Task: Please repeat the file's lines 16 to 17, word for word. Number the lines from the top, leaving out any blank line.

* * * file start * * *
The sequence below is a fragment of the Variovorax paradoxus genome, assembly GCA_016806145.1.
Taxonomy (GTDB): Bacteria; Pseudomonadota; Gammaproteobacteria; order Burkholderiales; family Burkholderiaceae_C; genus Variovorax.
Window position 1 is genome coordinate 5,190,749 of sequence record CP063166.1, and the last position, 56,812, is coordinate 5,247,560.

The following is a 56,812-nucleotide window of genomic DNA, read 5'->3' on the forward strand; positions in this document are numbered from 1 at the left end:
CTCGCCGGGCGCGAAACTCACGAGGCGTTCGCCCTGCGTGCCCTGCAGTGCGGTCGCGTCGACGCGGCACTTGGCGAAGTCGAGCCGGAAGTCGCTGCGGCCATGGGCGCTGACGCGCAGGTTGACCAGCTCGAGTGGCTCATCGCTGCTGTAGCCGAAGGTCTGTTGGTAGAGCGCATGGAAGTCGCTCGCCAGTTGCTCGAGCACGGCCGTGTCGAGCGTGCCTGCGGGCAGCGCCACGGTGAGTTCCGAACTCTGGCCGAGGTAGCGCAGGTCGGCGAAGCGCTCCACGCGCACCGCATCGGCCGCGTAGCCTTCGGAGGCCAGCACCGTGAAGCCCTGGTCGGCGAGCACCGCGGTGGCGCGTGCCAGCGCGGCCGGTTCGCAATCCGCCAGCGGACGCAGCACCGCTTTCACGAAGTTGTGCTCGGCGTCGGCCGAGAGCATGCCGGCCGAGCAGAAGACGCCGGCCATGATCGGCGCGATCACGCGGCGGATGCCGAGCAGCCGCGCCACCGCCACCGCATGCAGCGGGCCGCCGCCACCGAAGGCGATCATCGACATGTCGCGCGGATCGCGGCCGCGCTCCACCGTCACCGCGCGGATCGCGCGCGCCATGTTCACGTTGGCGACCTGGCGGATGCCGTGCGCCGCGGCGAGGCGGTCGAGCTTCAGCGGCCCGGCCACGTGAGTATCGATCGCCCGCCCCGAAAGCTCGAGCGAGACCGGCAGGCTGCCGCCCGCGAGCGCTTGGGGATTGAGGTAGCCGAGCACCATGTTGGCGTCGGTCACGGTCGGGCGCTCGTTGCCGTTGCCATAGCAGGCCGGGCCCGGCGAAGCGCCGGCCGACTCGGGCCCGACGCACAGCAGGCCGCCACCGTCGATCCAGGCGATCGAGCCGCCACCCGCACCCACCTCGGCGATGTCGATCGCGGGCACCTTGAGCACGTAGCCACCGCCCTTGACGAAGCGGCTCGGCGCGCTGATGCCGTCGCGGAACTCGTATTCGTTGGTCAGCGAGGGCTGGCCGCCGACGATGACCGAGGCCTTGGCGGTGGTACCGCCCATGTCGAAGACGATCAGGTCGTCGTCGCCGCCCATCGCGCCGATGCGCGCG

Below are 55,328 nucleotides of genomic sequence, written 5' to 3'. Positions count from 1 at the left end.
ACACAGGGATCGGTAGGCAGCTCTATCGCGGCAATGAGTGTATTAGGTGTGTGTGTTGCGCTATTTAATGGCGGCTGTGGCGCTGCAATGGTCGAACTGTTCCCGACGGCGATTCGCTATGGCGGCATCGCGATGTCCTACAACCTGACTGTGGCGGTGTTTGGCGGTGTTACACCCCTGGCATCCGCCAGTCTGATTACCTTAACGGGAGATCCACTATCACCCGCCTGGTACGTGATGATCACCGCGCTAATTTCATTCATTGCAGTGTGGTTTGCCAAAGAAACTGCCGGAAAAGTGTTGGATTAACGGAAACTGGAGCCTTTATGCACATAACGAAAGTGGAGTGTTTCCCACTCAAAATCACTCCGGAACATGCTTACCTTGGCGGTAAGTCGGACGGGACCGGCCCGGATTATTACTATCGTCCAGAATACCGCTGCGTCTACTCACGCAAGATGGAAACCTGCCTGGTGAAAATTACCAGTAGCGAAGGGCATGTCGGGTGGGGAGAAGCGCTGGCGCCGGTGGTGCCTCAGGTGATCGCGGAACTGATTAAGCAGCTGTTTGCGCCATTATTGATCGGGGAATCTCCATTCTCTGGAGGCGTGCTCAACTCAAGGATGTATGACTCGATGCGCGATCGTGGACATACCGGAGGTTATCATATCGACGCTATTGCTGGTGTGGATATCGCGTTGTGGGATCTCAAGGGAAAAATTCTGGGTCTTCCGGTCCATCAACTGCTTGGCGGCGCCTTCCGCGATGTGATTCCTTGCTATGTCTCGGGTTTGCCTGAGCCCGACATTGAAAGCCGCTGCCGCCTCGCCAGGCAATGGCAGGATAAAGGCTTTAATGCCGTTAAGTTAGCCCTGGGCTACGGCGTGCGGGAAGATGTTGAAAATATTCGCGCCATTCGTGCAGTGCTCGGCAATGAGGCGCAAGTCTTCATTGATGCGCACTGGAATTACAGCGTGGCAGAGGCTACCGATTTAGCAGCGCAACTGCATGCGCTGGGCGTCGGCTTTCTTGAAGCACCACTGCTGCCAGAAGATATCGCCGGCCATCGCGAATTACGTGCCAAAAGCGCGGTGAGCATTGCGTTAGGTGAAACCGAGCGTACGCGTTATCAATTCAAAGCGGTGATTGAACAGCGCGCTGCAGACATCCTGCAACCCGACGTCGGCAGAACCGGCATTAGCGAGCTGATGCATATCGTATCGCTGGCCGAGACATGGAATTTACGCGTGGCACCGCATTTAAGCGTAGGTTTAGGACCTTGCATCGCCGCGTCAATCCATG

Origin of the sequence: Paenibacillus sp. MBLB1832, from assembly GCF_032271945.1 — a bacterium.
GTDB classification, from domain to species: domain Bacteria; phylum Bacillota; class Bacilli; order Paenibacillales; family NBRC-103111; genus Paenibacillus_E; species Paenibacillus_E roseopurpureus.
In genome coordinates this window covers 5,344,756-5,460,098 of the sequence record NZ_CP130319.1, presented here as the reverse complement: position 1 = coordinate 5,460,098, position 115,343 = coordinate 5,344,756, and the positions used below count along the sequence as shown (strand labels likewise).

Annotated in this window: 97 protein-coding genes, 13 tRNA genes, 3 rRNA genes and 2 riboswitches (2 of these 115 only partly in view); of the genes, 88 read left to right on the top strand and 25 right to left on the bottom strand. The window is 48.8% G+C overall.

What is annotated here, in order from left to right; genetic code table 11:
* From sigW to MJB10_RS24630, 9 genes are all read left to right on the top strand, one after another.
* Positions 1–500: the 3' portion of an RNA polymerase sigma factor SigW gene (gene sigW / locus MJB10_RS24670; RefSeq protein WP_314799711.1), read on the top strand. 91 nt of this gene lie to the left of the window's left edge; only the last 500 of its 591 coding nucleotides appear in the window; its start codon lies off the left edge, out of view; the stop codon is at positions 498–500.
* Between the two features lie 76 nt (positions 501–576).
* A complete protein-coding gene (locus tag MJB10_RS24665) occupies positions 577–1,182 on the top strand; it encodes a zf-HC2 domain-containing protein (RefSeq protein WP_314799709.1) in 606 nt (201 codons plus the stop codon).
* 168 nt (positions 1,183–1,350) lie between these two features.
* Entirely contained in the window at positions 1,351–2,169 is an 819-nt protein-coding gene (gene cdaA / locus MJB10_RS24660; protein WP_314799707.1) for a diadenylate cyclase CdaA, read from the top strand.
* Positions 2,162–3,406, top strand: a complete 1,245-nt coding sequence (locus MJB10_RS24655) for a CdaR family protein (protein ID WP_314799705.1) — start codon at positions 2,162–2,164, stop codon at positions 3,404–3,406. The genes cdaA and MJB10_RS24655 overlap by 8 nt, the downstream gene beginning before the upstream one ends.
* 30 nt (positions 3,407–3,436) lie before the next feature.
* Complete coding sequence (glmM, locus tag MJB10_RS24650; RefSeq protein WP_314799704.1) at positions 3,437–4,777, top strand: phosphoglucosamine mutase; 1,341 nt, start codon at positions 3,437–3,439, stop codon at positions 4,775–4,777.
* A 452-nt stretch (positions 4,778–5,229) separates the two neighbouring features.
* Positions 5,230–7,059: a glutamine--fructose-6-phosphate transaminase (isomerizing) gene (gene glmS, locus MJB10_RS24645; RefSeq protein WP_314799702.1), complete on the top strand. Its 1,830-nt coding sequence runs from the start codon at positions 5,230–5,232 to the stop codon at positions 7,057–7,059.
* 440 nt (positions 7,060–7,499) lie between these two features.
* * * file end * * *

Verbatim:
* A complete protein-coding gene (locus tag MJB10_RS24665) occupies positions 577–1,182 on the top strand; it encodes a zf-HC2 domain-containing protein (RefSeq protein WP_314799709.1) in 606 nt (201 codons plus the stop codon).
* 168 nt (positions 1,183–1,350) lie between these two features.